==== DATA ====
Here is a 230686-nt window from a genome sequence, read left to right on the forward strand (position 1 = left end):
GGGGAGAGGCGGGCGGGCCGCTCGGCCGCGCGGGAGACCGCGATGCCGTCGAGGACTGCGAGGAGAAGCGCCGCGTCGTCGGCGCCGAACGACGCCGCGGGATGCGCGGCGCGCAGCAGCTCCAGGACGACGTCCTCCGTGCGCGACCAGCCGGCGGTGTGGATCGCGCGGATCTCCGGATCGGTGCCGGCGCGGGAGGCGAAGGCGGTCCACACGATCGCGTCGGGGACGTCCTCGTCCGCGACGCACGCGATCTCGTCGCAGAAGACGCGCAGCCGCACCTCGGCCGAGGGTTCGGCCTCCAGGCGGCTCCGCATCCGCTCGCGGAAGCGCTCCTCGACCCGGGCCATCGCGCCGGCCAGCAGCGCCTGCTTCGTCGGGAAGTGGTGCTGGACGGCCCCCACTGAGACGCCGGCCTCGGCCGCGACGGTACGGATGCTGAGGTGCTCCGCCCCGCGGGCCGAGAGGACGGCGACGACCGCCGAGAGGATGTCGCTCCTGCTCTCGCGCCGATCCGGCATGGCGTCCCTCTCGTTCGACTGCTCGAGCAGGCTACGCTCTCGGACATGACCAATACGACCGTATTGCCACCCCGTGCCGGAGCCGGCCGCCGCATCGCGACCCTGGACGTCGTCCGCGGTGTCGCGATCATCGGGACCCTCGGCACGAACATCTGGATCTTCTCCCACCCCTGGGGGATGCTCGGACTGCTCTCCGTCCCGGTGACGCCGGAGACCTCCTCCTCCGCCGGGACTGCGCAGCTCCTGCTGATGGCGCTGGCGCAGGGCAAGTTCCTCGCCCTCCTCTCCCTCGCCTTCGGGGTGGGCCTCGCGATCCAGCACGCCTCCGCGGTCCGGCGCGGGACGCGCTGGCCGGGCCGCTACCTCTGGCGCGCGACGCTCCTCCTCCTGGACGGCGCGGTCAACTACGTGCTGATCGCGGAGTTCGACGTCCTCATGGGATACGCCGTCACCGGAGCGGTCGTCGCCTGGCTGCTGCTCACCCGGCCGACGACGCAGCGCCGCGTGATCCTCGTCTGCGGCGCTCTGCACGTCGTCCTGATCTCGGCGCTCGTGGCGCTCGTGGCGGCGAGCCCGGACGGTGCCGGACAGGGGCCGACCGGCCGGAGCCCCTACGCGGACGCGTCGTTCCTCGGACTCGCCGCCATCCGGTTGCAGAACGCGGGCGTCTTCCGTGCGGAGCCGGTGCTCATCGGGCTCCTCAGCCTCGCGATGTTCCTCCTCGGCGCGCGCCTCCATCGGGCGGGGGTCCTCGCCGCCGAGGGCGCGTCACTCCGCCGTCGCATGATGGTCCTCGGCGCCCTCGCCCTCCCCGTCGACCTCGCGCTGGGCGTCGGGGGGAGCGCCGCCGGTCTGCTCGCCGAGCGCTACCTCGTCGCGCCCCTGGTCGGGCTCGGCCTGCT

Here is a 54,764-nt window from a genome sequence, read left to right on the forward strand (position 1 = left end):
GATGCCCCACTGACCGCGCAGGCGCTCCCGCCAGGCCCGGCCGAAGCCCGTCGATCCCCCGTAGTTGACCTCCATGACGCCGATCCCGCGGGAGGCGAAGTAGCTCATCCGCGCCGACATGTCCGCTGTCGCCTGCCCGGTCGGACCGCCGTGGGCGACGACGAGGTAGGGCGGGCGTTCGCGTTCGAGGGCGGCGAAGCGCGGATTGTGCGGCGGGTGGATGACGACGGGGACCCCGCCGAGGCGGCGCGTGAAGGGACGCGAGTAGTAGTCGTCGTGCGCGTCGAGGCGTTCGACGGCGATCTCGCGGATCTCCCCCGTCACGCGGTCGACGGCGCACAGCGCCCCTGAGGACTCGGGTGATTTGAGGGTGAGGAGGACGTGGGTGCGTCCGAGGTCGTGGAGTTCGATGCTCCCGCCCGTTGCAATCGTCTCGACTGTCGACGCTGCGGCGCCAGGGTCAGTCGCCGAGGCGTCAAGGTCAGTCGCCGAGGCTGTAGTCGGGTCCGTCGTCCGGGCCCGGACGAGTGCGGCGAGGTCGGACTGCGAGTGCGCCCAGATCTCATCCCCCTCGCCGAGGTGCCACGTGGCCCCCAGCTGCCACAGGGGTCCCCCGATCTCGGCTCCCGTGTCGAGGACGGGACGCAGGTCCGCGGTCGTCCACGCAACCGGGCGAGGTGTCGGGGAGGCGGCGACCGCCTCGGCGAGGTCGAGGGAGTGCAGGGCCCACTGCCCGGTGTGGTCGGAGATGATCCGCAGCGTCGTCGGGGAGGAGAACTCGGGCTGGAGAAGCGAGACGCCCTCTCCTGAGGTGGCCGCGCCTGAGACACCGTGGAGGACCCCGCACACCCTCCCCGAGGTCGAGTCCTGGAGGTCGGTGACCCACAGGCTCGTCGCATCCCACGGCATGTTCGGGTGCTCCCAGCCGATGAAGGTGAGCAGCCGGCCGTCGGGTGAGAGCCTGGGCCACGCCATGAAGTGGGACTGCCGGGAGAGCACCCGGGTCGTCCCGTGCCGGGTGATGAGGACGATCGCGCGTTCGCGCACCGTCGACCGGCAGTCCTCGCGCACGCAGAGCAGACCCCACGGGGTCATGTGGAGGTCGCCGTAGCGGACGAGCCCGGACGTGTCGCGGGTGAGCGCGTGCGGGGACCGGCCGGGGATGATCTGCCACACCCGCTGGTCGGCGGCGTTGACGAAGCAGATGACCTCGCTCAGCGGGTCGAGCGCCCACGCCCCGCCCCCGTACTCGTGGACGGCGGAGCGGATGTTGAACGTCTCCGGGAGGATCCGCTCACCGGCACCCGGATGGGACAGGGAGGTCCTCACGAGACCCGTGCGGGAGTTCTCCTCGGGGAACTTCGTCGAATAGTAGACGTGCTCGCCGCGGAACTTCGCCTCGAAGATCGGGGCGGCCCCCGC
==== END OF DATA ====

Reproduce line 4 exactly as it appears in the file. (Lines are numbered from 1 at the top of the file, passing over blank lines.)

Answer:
GATGCCCCACTGACCGCGCAGGCGCTCCCGCCAGGCCCGGCCGAAGCCCGTCGATCCCCCGTAGTTGACCTCCATGACGCCGATCCCGCGGGAGGCGAAGTAGCTCATCCGCGCCGACATGTCCGCTGTCGCCTGCCCGGTCGGACCGCCGTGGGCGACGACGAGGTAGGGCGGGCGTTCGCGTTCGAGGGCGGCGAAGCGCGGATTGTGCGGCGGGTGGATGACGACGGGGACCCCGCCGAGGCGGCGCGTGAAGGGACGCGAGTAGTAGTCGTCGTGCGCGTCGAGGCGTTCGACGGCGATCTCGCGGATCTCCCCCGTCACGCGGTCGACGGCGCACAGCGCCCCTGAGGACTCGGGTGATTTGAGGGTGAGGAGGACGTGGGTGCGTCCGAGGTCGTGGAGTTCGATGCTCCCGCCCGTTGCAATCGTCTCGACTGTCGACGCTGCGGCGCCAGGGTCAGTCGCCGAGGCGTCAAGGTCAGTCGCCGAGGCTGTAGTCGGGTCCGTCGTCCGGGCCCGGACGAGTGCGGCGAGGTCGGACTGCGAGTGCGCCCAGATCTCATCCCCCTCGCCGAGGTGCCACGTGGCCCCCAGCTGCCACAGGGGTCCCCCGATCTCGGCTCCCGTGTCGAGGACGGGACGCAGGTCCGCGGTCGTCCACGCAACCGGGCGAGGTGTCGGGGAGGCGGCGACCGCCTCGGCGAGGTCGAGGGAGTGCAGGGCCCACTGCCCGGTGTGGTCGGAGATGATCCGCAGCGTCGTCGGGGAGGAGAACTCGGGCTGGAGAAGCGAGACGCCCTCTCCTGAGGTGGCCGCGCCTGAGACACCGTGGAGGACCCCGCACACCCTCCCCGAGGTCGAGTCCTGGAGGTCGGTGACCCACAGGCTCGTCGCATCCCACGGCATGTTCGGGTGCTCCCAGCCGATGAAGGTGAGCAGCCGGCCGTCGGGTGAGAGCCTGGGCCACGCCATGAAGTGGGACTGCCGGGAGAGCACCCGGGTCGTCCCGTGCCGGGTGATGAGGACGATCGCGCGTTCGCGCACCGTCGACCGGCAGTCCTCGCGCACGCAGAGCAGACCCCACGGGGTCATGTGGAGGTCGCCGTAGCGGACGAGCCCGGACGTGTCGCGGGTGAGCGCGTGCGGGGACCGGCCGGGGATGATCTGCCACACCCGCTGGTCGGCGGCGTTGACGAAGCAGATGACCTCGCTCAGCGGGTCGAGCGCCCACGCCCCGCCCCCGTACTCGTGGACGGCGGAGCGGATGTTGAACGTCTCCGGGAGGATCCGCTCACCGGCACCCGGATGGGACAGGGAGGTCCTCACGAGACCCGTGCGGGAGTTCTCCTCGGGGAACTTCGTCGAATAGTAGACGTGCTCGCCGCGGAACTTCGCCTCGAAGATCGGGGCGGCCCCCGC